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UBC Theses and Dissertations

A high performance diaphragm shock tube with an imploding detonation driver. Redfern, Paul Joseph

Abstract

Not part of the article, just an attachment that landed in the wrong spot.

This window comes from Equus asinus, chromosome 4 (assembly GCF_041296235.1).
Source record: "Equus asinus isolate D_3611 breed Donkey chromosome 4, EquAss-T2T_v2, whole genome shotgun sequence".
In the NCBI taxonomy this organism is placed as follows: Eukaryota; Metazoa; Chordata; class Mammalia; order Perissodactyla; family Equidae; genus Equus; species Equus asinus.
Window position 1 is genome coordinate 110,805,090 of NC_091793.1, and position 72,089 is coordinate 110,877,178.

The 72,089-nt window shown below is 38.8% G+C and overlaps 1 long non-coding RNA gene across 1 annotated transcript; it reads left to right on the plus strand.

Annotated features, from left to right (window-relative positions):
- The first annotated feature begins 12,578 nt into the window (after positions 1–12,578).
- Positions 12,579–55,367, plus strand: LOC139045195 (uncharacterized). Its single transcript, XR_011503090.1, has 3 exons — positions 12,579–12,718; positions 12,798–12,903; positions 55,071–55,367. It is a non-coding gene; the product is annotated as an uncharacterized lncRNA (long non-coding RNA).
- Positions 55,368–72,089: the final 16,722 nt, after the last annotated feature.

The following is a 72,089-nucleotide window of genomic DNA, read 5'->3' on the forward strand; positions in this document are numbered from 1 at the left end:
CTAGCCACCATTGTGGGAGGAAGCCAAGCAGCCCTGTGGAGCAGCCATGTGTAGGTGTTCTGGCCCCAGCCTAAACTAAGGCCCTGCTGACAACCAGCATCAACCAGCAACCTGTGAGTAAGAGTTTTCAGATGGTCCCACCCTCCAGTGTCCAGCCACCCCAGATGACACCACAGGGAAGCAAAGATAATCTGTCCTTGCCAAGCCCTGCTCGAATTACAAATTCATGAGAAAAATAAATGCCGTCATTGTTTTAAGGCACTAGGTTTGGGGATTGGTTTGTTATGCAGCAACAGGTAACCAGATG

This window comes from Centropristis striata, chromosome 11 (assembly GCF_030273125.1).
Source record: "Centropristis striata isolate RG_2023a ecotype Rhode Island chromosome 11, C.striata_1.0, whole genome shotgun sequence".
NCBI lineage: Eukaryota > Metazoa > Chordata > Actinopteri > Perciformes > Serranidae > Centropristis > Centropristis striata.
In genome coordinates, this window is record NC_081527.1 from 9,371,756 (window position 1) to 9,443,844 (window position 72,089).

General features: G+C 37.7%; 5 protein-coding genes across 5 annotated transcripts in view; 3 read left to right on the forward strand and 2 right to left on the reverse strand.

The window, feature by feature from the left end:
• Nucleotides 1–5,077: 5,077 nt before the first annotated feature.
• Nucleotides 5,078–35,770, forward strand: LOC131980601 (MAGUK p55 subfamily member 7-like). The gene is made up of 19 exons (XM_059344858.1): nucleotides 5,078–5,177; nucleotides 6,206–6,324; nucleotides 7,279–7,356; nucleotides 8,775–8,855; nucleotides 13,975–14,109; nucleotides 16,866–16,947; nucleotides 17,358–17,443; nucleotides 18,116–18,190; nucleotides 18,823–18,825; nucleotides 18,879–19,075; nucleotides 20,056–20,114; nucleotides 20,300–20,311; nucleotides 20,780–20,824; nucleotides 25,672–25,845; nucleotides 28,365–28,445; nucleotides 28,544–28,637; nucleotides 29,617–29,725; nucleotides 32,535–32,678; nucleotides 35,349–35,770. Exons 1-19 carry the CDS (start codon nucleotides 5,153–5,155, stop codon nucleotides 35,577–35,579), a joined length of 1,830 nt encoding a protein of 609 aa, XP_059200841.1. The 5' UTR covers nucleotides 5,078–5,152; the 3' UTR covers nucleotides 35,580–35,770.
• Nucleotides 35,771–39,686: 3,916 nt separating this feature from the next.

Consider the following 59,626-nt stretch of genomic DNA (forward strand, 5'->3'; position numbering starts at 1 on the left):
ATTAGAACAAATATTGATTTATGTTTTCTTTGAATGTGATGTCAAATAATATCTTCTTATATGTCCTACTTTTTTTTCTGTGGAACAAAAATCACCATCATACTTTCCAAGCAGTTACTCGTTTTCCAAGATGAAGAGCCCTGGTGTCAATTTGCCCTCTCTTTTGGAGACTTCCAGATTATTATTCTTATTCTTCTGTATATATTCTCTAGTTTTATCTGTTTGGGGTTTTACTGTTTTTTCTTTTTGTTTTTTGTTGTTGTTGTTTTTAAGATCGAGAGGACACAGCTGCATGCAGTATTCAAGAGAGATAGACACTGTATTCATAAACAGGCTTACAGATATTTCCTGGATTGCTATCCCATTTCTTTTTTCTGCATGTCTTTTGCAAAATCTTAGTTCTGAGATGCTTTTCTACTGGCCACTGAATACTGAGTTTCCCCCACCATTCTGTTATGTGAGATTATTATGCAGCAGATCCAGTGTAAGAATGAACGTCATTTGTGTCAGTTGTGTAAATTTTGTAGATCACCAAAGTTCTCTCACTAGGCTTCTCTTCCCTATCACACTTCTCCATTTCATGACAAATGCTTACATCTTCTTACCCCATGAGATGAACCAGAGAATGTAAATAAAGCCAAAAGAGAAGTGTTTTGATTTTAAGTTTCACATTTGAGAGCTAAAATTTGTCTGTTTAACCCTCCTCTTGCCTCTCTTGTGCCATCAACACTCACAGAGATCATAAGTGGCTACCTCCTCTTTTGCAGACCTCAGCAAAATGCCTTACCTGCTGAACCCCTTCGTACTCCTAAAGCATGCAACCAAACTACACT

The performance of a diaphragm shock tube with an imploding detonation driver is theoretically and experimentally investigated. Strong shock waves are produced by a driver in which a detonation is forced to implode to the apex of a conical channel. In this geometry, the area convergence experienced by the imploding front elevates the driver gas temperature and pressure above the usual Chapman-Jouguet values, thereby increasing the strength of the test shock. Theoretically, the relationship between test shock strength, filling pressure, and area reduction in a conical channel is studied. Experimentally, the importance of the geometric parameters - slant angle, channel width and channel convergence - is investigated. The performance of the conical implosion driver compares well with that of other membrane shock tubes. For instance, for oxy-acetylene detonations, driving into argon of 5 Torr, a Mach number greater than 13 may be reached for a driver to test gas pressure ratio of 100. The same Mach number available from a Chapman-Jouguet detonation driver occurs only above a pressure ratio of 200. For cold hydrogen and constant volume oxy-hydrogen combustion, pressure ratios of 10⁶ and 2 X 10⁴ respectively are required to produce Mach 13. Design criteria for a large area reduction driving facility are also given.

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